Pro Tip: Your Apple Watch's Activation Lock may already be on | Cult of Mac

Pro Tip: Your Apple Watch’s Activation Lock may already be on


Apple Watch Siri
Yes, Siri. It's already on.
Photo: Jim Merithew/Cult of Mac

Pro Tip Cult of Mac bugThis week’s release of watchOS 2 brings a much-needed security update to Apple’s wearable by adding Activation Lock to the device, and the great news is that you may not even have to do anything to add it.

Activation Lock has been around for a while for other Apple devices, and its purpose is to keep thieves from using them even if they manage to get ahold of your preciouses. The first version of watchOS only included basic locking features and a passkey, which wouldn’t keep smart evildoers from gaining access to sensitive data like your Apple Pay data.

Here’s how the feature shows up on the Apple Watch.

If you’ve activated Find My iPhone on the handset your watch is paired to, Activation Lock is already on your Apple Watch. If you haven’t, you just need to go to Settings > iCloud > Find My iPhone and switch the feature on.

Find-My-iPhone-activation Apple Watch
Once you do this, your Apple Watch is all set.
Photo: Evan Killham/Cult of Mac

If you’ve set up an iCloud password with your Apple ID already, you won’t have to do anything additionally; just flip that switch.

And what happens if your Apple Watch gets taken? Well, your iPhone’s Watch app now has a particular set of skills that will let you keep everything on your lost wearable secure. You can find it by going to the Apple Watch menu in your Watch app where you’ll see a new addition: Mark as Missing.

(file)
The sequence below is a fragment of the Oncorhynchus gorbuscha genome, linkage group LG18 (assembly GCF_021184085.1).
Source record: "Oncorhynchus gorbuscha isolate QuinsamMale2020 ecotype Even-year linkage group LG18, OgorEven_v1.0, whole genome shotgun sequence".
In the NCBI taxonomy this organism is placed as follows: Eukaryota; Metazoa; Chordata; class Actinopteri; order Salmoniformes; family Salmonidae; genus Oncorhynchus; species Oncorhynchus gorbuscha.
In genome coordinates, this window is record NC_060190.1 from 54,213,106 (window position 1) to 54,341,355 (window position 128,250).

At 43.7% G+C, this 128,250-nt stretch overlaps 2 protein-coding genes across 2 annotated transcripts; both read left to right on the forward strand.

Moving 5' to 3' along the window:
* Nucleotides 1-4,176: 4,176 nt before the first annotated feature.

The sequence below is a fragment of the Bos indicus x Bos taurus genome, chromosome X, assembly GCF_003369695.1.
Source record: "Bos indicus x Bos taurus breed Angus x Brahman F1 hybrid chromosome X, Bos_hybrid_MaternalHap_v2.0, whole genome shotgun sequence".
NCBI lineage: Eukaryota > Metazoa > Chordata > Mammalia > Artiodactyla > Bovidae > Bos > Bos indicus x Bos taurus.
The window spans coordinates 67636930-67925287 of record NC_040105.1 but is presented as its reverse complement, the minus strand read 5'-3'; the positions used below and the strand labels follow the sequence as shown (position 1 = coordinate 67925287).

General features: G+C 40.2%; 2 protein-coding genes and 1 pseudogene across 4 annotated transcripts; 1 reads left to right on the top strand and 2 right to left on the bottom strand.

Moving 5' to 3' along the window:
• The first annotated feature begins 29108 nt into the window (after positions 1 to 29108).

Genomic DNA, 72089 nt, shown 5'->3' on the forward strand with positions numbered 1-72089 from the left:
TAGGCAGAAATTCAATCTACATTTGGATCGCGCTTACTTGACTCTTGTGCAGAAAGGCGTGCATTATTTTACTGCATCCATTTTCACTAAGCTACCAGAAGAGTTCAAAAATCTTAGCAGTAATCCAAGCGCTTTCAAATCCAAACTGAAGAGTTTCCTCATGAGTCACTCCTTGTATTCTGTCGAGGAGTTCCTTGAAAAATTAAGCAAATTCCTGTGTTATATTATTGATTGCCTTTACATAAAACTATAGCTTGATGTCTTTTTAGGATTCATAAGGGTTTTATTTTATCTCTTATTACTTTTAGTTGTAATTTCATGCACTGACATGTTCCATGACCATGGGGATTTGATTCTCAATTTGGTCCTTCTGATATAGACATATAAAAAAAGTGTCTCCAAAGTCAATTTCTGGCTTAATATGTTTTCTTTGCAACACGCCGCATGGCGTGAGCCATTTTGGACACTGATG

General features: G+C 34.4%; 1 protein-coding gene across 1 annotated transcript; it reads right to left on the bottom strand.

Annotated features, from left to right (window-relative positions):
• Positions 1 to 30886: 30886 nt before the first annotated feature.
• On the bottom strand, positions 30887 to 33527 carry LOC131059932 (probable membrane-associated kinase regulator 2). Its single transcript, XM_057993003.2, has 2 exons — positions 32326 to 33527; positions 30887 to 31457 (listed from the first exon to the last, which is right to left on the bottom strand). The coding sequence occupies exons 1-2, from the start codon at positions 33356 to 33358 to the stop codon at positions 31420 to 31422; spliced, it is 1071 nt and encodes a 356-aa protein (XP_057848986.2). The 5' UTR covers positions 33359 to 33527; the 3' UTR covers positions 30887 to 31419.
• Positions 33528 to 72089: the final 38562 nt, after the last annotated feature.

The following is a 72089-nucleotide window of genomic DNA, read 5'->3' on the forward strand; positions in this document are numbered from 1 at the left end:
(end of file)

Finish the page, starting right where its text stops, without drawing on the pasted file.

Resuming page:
Tapping on that will unpair your Apple Watch from your phone, disable all Apple Pay information, and forbid anyone from re-pairing the device to another iPhone without entering your Apple ID and password.

If the thieves also got your iPhone (the bastards), then you can use Activation Lock for both devices from the iCloud website. After you sign in, you can find all of your devices under Settings. Just select whatever the villains have absconded with and click “Is this device missing?” for the Apple Watch or “Lost, sold, or gave away this device” for anything else. Activation Lock will take care of the rest.

I keep numbering my iPhones like they’re sequels to action movies. I have no idea why.
Photo: Evan Killham/Cult of Mac

Apple recommends you turn these settings off if you’re sending your devices in for service or passing them on to someone else. And that makes sense, but in the meantime, just keep them on. It’s safer.


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